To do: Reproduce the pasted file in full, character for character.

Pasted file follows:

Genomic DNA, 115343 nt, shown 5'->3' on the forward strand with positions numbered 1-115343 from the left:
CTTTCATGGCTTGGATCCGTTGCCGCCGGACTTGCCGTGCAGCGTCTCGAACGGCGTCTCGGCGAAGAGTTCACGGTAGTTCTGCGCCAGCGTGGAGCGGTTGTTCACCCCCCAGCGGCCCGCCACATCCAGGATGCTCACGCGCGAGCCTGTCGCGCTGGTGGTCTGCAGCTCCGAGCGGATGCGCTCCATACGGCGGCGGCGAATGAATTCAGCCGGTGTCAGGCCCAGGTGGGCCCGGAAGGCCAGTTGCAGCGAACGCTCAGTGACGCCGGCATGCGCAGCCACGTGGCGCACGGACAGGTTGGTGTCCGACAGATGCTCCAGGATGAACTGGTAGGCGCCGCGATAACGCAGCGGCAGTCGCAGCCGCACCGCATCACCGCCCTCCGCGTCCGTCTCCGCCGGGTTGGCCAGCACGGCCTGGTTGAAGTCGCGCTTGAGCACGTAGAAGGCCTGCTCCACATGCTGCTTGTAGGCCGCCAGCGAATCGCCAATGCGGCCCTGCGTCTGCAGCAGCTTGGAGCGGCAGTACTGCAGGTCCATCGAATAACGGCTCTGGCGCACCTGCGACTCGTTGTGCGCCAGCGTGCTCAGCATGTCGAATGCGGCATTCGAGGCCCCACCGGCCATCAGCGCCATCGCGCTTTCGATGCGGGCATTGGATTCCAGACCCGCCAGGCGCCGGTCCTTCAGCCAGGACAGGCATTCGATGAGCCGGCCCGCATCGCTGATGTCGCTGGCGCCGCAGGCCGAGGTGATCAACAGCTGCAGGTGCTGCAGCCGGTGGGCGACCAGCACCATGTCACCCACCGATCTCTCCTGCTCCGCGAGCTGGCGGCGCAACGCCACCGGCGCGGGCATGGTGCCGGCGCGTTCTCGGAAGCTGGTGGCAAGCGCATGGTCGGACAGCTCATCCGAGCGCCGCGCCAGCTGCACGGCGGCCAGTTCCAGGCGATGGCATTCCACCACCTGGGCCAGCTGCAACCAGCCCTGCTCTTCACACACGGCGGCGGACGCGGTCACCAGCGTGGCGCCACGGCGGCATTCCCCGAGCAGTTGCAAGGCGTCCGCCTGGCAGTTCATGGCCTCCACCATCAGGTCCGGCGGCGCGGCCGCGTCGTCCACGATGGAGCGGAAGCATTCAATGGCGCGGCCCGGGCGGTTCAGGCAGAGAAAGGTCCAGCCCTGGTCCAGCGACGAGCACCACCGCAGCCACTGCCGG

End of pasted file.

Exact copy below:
Genomic DNA, 115343 nt, shown 5'->3' on the forward strand with positions numbered 1-115343 from the left:
CTTTCATGGCTTGGATCCGTTGCCGCCGGACTTGCCGTGCAGCGTCTCGAACGGCGTCTCGGCGAAGAGTTCACGGTAGTTCTGCGCCAGCGTGGAGCGGTTGTTCACCCCCCAGCGGCCCGCCACATCCAGGATGCTCACGCGCGAGCCTGTCGCGCTGGTGGTCTGCAGCTCCGAGCGGATGCGCTCCATACGGCGGCGGCGAATGAATTCAGCCGGTGTCAGGCCCAGGTGGGCCCGGAAGGCCAGTTGCAGCGAACGCTCAGTGACGCCGGCATGCGCAGCCACGTGGCGCACGGACAGGTTGGTGTCCGACAGATGCTCCAGGATGAACTGGTAGGCGCCGCGATAACGCAGCGGCAGTCGCAGCCGCACCGCATCACCGCCCTCCGCGTCCGTCTCCGCCGGGTTGGCCAGCACGGCCTGGTTGAAGTCGCGCTTGAGCACGTAGAAGGCCTGCTCCACATGCTGCTTGTAGGCCGCCAGCGAATCGCCAATGCGGCCCTGCGTCTGCAGCAGCTTGGAGCGGCAGTACTGCAGGTCCATCGAATAACGGCTCTGGCGCACCTGCGACTCGTTGTGCGCCAGCGTGCTCAGCATGTCGAATGCGGCATTCGAGGCCCCACCGGCCATCAGCGCCATCGCGCTTTCGATGCGGGCATTGGATTCCAGACCCGCCAGGCGCCGGTCCTTCAGCCAGGACAGGCATTCGATGAGCCGGCCCGCATCGCTGATGTCGCTGGCGCCGCAGGCCGAGGTGATCAACAGCTGCAGGTGCTGCAGCCGGTGGGCGACCAGCACCATGTCACCCACCGATCTCTCCTGCTCCGCGAGCTGGCGGCGCAACGCCACCGGCGCGGGCATGGTGCCGGCGCGTTCTCGGAAGCTGGTGGCAAGCGCATGGTCGGACAGCTCATCCGAGCGCCGCGCCAGCTGCACGGCGGCCAGTTCCAGGCGATGGCATTCCACCACCTGGGCCAGCTGCAACCAGCCCTGCTCTTCACACACGGCGGCGGACGCGGTCACCAGCGTGGCGCCACGGCGGCATTCCCCGAGCAGTTGCAAGGCGTCCGCCTGGCAGTTCATGGCCTCCACCATCAGGTCCGGCGGCGCGGCCGCGTCGTCCACGATGGAGCGGAAGCATTCAATGGCGCGGCCCGGGCGGTTCAGGCAGAGAAAGGTCCAGCCCTGGTCCAGCGACGAGCACCACCGCAGCCACTGCCGG